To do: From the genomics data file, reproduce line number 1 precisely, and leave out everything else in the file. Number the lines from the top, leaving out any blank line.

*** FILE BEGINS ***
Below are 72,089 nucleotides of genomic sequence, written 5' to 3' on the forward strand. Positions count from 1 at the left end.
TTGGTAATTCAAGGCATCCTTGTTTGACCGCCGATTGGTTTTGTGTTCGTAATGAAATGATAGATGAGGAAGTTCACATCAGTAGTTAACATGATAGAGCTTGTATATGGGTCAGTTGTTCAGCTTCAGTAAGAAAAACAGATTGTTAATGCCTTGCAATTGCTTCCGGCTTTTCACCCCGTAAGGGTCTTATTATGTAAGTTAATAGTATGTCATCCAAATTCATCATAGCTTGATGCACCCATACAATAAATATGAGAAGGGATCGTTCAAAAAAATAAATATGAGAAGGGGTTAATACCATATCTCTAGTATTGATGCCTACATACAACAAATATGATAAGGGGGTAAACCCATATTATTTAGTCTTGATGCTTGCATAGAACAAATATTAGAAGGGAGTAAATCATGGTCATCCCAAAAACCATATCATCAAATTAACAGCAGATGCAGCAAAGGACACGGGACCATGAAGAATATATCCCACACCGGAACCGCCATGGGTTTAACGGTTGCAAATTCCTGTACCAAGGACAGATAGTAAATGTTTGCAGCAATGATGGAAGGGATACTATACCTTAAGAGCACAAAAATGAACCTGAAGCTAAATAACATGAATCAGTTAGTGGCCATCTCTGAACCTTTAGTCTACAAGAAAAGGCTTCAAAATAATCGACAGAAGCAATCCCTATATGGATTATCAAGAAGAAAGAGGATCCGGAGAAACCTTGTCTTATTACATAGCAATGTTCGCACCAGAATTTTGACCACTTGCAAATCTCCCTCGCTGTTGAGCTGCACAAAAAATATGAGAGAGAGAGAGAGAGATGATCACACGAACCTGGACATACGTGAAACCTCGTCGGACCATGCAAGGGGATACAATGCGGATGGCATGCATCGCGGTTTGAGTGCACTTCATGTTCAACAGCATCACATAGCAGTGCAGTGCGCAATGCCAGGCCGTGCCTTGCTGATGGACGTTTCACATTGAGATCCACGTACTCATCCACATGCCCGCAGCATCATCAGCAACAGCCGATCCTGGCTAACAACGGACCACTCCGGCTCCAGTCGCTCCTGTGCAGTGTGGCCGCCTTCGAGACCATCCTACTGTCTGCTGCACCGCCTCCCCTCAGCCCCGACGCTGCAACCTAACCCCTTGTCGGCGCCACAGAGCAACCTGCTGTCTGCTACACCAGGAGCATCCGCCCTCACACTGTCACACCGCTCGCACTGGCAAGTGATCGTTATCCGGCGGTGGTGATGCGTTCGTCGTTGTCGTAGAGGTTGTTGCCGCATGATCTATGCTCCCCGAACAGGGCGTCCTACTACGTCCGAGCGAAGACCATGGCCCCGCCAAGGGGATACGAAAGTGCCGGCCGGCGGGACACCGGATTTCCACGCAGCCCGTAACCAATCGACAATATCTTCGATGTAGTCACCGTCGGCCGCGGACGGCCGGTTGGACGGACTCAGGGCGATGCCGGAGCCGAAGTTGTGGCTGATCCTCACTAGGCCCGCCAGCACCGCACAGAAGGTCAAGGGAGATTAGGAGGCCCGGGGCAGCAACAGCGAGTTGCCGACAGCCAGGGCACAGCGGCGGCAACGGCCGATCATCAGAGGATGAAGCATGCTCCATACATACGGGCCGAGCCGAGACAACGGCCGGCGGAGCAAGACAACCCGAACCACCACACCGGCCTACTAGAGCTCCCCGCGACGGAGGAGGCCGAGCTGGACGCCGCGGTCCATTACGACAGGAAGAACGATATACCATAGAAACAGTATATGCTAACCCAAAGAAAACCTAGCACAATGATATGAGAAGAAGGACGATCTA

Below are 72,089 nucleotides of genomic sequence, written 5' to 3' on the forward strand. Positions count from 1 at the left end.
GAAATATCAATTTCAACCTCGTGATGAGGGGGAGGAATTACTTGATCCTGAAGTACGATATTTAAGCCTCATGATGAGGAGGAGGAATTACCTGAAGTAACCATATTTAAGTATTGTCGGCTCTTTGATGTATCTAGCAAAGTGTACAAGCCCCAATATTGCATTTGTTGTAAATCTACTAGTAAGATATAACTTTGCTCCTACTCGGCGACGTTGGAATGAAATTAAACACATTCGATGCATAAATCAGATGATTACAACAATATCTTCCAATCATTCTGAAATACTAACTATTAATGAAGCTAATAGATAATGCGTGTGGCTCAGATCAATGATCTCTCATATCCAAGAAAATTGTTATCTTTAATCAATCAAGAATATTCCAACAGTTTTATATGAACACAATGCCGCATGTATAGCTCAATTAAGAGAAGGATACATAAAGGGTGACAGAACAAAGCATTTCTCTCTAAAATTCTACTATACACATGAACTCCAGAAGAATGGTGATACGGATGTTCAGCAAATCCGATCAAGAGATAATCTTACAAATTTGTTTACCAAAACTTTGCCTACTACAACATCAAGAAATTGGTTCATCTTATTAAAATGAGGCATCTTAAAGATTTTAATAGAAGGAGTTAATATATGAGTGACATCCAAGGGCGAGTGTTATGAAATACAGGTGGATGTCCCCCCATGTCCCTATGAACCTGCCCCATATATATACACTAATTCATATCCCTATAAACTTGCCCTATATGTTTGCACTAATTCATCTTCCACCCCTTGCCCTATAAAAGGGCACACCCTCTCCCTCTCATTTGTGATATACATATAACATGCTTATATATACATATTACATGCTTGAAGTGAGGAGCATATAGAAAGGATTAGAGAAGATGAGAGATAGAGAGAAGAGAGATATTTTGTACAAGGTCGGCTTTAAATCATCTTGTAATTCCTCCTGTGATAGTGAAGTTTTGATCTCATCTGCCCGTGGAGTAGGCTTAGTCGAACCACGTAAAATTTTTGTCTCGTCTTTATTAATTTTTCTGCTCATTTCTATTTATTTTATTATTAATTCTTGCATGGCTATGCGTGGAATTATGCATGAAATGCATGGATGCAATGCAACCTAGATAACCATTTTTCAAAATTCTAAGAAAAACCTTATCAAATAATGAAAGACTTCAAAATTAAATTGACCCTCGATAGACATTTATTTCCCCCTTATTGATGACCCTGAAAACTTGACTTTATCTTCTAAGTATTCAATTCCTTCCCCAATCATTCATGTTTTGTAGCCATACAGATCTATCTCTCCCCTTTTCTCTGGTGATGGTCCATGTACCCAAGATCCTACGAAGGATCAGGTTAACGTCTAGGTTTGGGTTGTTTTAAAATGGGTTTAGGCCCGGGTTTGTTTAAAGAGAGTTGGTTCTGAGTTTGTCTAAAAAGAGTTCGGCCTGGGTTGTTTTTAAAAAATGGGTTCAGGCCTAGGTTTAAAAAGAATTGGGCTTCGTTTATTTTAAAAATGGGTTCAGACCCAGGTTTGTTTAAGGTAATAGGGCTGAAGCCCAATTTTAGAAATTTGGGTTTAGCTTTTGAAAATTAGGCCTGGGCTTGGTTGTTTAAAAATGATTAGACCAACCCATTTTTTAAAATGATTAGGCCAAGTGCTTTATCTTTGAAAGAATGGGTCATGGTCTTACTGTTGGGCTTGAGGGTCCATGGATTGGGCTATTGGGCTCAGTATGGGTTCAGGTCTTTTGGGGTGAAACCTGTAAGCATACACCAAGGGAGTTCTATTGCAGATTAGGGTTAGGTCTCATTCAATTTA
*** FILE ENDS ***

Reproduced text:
Below are 72,089 nucleotides of genomic sequence, written 5' to 3' on the forward strand. Positions count from 1 at the left end.